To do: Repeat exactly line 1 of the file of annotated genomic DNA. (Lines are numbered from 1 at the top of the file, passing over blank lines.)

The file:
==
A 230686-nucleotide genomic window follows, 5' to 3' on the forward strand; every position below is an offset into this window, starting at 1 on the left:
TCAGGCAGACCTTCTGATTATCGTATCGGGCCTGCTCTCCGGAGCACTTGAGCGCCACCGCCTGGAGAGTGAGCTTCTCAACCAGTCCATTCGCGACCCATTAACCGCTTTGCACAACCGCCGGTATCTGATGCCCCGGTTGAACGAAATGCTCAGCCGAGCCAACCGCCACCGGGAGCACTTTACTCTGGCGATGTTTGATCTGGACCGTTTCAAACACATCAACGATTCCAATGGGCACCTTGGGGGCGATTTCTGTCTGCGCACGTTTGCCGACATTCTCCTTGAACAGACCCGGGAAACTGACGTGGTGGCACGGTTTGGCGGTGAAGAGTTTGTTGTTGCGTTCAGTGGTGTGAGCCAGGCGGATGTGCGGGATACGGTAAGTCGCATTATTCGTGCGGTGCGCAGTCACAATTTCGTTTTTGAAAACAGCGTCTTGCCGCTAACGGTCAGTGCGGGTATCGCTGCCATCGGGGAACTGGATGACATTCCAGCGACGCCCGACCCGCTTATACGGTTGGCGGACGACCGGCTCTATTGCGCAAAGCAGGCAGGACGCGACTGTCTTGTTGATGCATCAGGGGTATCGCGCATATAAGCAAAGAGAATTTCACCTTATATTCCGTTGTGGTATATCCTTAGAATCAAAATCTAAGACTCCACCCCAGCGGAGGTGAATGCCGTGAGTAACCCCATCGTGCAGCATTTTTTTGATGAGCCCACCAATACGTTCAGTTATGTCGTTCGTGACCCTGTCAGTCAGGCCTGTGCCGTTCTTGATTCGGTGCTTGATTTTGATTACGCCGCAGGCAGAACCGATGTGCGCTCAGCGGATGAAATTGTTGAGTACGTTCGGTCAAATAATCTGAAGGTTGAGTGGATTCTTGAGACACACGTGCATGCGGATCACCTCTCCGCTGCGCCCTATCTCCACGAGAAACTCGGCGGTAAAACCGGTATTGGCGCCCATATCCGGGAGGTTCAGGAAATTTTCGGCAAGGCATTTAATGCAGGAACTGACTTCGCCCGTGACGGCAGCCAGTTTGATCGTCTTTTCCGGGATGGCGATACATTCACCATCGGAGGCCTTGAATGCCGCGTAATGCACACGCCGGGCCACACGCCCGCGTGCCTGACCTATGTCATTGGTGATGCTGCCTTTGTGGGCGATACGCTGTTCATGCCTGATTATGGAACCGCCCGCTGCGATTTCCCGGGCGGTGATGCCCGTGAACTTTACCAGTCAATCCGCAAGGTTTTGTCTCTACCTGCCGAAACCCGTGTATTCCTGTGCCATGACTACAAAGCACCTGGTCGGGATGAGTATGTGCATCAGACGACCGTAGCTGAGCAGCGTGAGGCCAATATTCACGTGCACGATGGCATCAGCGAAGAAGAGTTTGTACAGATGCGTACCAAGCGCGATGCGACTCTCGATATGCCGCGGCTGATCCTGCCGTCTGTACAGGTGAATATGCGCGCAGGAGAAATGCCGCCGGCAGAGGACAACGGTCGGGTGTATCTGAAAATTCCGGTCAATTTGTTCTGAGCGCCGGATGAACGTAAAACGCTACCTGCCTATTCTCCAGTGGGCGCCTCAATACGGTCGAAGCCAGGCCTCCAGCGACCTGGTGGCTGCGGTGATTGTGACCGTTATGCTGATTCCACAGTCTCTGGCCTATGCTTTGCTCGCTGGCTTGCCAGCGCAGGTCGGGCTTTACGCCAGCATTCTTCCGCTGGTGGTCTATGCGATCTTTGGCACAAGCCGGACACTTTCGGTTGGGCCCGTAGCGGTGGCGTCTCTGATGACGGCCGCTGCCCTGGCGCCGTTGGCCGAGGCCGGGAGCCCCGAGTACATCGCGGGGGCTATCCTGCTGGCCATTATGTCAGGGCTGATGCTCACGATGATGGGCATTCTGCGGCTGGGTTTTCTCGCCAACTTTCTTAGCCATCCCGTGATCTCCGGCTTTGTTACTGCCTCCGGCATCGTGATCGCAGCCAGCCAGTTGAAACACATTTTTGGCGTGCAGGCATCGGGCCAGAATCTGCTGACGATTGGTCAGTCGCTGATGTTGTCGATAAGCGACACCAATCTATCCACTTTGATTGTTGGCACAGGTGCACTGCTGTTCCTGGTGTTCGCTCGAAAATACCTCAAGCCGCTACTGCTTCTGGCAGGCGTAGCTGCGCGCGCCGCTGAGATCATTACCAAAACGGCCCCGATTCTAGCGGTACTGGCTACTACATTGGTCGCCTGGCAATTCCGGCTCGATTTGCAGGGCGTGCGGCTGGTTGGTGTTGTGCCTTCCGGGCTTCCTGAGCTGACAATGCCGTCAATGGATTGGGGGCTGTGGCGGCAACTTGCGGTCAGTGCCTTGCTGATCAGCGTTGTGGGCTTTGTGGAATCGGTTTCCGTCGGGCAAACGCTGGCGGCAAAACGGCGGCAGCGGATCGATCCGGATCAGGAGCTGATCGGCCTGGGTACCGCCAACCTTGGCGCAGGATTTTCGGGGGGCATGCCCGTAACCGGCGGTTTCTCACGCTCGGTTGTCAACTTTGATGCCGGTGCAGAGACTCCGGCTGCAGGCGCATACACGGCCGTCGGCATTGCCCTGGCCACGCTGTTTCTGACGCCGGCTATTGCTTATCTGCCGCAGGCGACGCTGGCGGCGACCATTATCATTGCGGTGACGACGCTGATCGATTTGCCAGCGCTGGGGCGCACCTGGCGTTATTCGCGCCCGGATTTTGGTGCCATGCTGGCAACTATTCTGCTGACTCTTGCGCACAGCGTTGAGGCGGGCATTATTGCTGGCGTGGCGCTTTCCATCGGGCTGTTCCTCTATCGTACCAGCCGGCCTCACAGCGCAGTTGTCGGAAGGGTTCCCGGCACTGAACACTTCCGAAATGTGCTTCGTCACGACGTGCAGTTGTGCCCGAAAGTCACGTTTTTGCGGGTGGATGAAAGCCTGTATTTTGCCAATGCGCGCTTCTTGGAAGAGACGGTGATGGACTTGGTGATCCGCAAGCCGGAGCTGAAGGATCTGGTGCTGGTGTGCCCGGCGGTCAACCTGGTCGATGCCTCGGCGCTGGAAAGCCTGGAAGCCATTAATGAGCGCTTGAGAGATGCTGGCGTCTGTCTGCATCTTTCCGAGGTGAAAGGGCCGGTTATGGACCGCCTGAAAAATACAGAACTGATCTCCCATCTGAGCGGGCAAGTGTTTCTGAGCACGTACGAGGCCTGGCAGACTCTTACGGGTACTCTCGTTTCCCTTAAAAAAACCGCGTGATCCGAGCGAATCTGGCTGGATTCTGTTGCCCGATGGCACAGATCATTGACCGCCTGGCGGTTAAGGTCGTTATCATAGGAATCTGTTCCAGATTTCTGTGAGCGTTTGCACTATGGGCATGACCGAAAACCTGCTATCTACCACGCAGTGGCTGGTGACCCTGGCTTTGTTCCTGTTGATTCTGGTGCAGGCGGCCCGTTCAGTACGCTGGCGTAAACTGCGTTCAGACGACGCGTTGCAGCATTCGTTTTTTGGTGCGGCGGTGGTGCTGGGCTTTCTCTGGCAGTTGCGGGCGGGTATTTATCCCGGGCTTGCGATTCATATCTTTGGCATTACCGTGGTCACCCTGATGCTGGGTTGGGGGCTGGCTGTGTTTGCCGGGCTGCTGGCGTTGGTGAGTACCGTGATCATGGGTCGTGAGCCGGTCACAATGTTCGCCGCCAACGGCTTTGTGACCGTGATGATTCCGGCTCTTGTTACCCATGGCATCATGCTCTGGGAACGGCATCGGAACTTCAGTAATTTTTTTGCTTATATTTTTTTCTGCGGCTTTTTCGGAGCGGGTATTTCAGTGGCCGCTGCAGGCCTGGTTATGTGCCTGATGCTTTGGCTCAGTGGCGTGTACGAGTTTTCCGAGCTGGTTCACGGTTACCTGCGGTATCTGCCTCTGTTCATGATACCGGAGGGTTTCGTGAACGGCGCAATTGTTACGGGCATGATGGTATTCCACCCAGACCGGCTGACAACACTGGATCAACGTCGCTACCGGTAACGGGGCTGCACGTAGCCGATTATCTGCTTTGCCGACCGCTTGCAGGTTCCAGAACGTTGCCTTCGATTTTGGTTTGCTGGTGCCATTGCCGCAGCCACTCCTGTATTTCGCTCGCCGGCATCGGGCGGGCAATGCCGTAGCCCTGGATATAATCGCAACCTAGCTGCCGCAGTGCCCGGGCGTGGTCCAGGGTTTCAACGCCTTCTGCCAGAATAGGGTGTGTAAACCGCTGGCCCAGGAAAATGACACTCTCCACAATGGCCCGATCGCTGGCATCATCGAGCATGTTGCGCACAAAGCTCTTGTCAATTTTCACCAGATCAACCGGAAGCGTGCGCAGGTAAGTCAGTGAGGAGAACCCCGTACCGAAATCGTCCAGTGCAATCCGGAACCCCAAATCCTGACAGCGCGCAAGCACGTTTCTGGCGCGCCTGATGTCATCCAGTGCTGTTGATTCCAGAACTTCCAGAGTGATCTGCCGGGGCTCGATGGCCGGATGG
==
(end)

A 230686-nucleotide genomic window follows, 5' to 3' on the forward strand; every position below is an offset into this window, starting at 1 on the left: